Gluepot Reserve, Birds Australia Conservation Reserve, South Australia

Gluepot Reserve is 64km north of the town of Waikerie in the Riverland district of South Australia. The Reserve was established by Birds Australia (formerly the Royal Australasian Ornithologists Union) and is a publicly funded Reserve. Gluepot has protection under a South Australian Heritage Agreement, and is the largest land area in SA protected by a Heritage Agreement. The Reserve also protected by Commonwealth law as part of National Reserve.

The reserve covers 54,390 hectares in the semi-arid South Australian mallee scrub. The Reserve is part of the biggest tract of mallee remaining in Australia, and is an important conservation area for mallee plants and animals. Since it was purchased in 1997, it has become a scientific research centre, and attracts birdwatchers to observe rarely seen species. Gluepot Reserve is at the forefront of conservation management, and is a model showing that use of land for scientific research, environmental education and ecotourism is viable and sustainable.

Considerable effort has gone into developing the facilities at the Reserve. Buildings were renovated and new accommodation built for Ranger volunteers and student researchers. There is a Visitor Centre and an Environmental Education Centre (formerly an old shearing) with kitchen and a dining room. A weather station, solar power, and new communications were installed including radio, phone, internet and new computer system.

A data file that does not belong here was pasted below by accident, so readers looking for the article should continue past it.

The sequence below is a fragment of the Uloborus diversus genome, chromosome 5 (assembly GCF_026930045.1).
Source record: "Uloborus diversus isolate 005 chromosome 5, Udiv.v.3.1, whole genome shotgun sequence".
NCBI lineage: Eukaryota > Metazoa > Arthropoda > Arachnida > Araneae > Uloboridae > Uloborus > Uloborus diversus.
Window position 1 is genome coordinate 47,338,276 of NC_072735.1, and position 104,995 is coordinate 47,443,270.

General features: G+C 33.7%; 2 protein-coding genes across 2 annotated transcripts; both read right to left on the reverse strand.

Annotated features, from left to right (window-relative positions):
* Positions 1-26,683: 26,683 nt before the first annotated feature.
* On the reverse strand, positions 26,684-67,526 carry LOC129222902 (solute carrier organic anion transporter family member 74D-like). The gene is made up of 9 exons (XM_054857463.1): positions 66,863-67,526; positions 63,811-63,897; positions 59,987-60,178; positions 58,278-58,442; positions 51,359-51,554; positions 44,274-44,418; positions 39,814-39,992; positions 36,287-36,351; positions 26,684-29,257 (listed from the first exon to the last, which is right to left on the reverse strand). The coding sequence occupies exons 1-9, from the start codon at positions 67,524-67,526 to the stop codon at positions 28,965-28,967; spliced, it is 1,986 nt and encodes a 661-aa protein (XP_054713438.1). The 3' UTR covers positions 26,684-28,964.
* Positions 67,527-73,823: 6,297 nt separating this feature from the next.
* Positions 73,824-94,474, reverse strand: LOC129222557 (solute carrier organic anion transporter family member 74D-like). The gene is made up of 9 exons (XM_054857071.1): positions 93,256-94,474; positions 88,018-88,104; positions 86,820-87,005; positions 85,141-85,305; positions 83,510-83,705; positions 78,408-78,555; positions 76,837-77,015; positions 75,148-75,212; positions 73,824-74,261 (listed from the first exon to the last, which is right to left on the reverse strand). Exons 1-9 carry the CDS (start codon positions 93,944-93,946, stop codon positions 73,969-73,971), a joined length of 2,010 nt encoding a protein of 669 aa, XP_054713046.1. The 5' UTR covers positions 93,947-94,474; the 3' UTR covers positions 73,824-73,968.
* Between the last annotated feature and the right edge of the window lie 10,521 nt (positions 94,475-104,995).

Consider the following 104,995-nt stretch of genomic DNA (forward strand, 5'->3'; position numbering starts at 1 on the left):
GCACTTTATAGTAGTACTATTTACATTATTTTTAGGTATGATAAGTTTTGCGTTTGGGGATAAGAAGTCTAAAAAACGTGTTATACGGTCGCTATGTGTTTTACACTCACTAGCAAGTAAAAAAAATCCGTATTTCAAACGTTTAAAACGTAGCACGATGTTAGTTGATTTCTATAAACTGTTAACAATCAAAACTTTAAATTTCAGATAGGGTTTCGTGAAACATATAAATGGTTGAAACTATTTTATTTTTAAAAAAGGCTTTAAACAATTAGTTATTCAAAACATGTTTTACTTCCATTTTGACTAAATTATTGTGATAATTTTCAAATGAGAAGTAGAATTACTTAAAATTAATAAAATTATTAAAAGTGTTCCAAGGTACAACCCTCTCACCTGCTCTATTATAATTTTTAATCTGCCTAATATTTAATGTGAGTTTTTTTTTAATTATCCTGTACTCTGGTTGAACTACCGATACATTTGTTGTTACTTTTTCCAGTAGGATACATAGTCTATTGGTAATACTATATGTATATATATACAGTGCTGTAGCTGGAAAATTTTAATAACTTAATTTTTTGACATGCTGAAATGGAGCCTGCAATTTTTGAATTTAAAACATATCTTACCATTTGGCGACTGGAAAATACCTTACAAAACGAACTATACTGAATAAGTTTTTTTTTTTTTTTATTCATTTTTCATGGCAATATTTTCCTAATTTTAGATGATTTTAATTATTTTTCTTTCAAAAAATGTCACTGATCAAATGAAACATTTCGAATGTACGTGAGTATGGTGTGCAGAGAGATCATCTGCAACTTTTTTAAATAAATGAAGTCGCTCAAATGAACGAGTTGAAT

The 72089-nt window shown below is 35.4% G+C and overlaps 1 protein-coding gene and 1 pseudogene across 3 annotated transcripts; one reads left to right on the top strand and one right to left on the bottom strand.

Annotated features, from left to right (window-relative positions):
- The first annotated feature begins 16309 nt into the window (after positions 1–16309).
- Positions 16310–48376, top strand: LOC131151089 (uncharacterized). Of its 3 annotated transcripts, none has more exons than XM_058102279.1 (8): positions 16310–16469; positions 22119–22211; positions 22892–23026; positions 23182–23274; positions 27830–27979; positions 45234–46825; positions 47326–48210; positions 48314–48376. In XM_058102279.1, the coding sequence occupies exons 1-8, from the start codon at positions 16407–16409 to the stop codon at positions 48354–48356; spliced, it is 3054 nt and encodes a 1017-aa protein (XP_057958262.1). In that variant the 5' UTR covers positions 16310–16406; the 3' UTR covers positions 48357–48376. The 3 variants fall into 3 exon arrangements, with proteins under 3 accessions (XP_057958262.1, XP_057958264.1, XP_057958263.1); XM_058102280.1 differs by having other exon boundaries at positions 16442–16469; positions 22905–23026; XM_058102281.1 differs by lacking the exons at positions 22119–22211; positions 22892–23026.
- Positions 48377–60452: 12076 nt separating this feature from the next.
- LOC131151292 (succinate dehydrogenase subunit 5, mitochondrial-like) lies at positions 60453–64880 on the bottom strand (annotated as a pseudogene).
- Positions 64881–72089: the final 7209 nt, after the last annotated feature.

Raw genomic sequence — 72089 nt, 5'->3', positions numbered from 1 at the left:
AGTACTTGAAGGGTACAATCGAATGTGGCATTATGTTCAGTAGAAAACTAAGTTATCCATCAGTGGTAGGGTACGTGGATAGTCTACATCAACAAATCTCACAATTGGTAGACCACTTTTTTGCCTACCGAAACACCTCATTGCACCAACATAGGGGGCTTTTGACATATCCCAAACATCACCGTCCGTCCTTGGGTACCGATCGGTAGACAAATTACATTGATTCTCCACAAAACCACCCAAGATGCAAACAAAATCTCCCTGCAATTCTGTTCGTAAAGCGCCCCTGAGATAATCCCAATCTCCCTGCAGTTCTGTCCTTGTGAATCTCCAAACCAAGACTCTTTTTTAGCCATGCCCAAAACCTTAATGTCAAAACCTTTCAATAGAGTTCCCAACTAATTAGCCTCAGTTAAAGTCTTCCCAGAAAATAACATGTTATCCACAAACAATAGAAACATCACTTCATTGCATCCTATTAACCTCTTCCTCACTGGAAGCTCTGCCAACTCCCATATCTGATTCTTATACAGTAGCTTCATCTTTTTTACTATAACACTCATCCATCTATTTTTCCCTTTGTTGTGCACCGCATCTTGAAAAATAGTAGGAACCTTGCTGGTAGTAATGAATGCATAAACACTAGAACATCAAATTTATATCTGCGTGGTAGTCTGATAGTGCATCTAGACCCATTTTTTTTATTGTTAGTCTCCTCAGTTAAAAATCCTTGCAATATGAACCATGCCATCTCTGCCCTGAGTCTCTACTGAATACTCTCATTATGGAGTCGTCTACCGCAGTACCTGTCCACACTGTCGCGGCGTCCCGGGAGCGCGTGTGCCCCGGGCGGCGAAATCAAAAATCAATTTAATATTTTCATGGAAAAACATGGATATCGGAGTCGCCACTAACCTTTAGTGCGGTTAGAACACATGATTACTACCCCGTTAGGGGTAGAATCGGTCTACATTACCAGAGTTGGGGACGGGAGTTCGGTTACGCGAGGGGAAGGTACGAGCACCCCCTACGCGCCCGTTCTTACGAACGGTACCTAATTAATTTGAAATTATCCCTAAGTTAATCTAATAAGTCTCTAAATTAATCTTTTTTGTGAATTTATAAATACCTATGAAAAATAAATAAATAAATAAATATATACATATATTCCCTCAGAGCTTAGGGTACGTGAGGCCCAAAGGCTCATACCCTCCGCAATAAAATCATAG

The Reserve has a network of fourteen walking trails. There are four camping grounds in some of the best birding areas. Five bird hides overlook bird watering sites at various locations on the Reserve. Almost two hundred species of birds have been recorded at Gluepot including the nationally threatened Malleefowl, Regent Parrot, Red-lored Whistler and Black-eared Miner. Eighteen threatened bird species are found on the Reserve, along with over fifty species of reptiles and a dozen species of bats.

To reduce the numbers of goats and kangaroos on the reserve, sixteen dams were shut down and the remaining two dams were fenced off to keep out herbivores. This dam closure has allowed the natural vegetation to regenerate, with reduced goat and kangaroo populations. The native birds from the Mallee are not impacted to a great extent by the dam reduction as their native habitat has little surface water.

The Reserve is staffed by Volunteer Rangers from all over Australia and also overseas. Most of the visitors that come to the Reserve are conservationists, birdwatchers and environmentalists. The Reserve was one of the first ecotourism attractions in South Australia to achieve National Tourism Accreditation and Advanced Eco Certification.

There are a range of opportunities at Gluepot Reserve for volunteers from staying a day or two helping with research tasks, to spending a few months as a volunteer Ranger. For more information, visit the Gluepot Reserve website.

Related posts:

  1. Blackbutt Reserve, Newcastle, New South Wales
  2. Seal Bay Conservation Park, Kangaroo Island
  3. Tidbinbilla Nature Reserve, Australian Capital Territory
  4. Warrawong Wildlife Sanctuary, Adelaide, South Australia
  5. Tasmanian Devil Conservation Park, Taranna, Tasmania

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